The marriage of an American banking heiress and a British aristocrat breeds—or not—dire consequences.

When Virginia, daughter of New York financier Fred III, ruler of the banking dynasty Praegers, marries a lord whose palatial country house, Hartest, needs a cash infusion, this first appears to be a standard tale of English nobility saved by American wealth, à la Downton Abbey. However, the prologue makes quite clear what the primary throughline of this typically Vincenzi-an doorstop will be: Virginia, Lady Caterham, admits to her shrink that none of her three children know who their real father is, but one thing is for sure, none are the progeny of their presumed sire, Alexander, Earl of Caterham. Why this is so is the primary source of suspense in a book that is, particularly in its exposition-laden first half, quite the arduous slog. Growing up, the three Caterham children are taunted by playmates and schoolmates about how little they resemble one another. When Virginia dies before she can explain, each of the three children, Charlotte, Max (heir to Hartest) and, most reluctantly, the earl’s favorite child, Georgina, embarks on a quest to solve his or her respective paternal enigma. Each divines, with growing horror, that their mother had affairs for the express purpose of procreation—in all likelihood with Alexander’s complicity. An equally fraught subplot involves Virginia’s brother Baby (Fred IV), his opportunistic English mistress, Angie, and the internecine battles at Praegers as the bank enters the treacherous but immensely profitable territory of the Reagan era and beyond. Fred III, as he grows elderly, refuses to relinquish his control of the bank to Baby, and Baby’s son, Freddy, once sole heir to Praegers, is, at Fred III’s decree, now co-heir with cousin Charlotte, whom he’s determined to sandbag. By postponing, for over 300 pages, genuine challenges for her hyperprivileged characters, Vincenzi risks delaying any reason to sympathize with them. A balky lead-up to a breathless close, as sinister secrets belatedly bubble up.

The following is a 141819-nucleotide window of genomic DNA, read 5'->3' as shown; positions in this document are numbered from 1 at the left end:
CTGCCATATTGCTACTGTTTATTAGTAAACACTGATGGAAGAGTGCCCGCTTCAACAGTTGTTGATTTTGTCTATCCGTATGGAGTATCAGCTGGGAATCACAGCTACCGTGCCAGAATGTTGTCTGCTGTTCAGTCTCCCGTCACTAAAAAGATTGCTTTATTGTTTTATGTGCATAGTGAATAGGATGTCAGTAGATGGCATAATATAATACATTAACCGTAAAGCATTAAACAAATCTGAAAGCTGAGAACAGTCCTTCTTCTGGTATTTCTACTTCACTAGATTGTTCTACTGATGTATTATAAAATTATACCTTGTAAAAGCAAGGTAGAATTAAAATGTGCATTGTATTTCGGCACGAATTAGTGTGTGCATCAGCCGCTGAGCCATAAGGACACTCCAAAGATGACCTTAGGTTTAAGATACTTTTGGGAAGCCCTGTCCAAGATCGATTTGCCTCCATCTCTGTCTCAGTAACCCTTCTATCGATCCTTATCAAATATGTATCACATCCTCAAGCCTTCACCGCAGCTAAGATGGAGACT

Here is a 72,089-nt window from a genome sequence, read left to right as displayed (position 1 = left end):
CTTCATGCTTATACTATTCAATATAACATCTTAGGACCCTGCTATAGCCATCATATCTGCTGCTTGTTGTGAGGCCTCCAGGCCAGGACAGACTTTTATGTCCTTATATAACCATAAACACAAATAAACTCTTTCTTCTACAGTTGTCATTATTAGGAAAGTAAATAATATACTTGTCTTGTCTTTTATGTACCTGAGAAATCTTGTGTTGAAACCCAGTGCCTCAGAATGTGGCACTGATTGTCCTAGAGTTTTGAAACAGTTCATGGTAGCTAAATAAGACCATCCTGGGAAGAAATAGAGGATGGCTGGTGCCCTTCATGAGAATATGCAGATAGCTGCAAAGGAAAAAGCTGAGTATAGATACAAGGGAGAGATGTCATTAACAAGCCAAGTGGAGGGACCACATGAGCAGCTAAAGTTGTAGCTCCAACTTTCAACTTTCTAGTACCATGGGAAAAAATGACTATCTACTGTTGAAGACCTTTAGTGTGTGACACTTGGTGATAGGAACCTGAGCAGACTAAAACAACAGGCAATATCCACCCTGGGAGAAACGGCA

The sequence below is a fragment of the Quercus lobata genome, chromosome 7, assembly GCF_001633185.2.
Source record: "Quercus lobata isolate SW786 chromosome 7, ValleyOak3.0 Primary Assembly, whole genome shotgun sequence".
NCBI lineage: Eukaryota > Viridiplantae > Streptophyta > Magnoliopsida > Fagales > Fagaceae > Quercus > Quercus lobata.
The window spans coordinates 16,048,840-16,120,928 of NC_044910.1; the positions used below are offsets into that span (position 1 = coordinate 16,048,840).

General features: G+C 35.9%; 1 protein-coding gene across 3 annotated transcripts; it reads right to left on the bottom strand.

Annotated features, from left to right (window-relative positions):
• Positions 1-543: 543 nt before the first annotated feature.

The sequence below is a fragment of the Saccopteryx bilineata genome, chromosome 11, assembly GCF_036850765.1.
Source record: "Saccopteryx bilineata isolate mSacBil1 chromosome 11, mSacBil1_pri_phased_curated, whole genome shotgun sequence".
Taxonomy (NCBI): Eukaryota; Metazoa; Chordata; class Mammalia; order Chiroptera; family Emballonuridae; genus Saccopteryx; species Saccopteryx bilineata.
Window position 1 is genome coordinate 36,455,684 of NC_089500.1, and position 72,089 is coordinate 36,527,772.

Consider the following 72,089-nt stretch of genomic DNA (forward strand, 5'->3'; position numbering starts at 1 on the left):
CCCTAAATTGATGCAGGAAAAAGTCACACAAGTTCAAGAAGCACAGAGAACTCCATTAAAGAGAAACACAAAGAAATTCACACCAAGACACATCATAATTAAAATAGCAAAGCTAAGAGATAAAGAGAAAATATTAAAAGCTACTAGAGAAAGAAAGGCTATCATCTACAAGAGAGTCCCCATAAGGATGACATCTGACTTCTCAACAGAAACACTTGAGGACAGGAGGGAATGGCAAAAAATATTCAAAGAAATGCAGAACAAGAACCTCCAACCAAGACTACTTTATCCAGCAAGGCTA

Pub Date: Sept. 27, 2012

ISBN: 978-1-59020-358-3

Page Count: 640

Publisher: Overlook

Review Posted Online: Aug. 14, 2012

Kirkus Reviews Issue: Sept. 1, 2012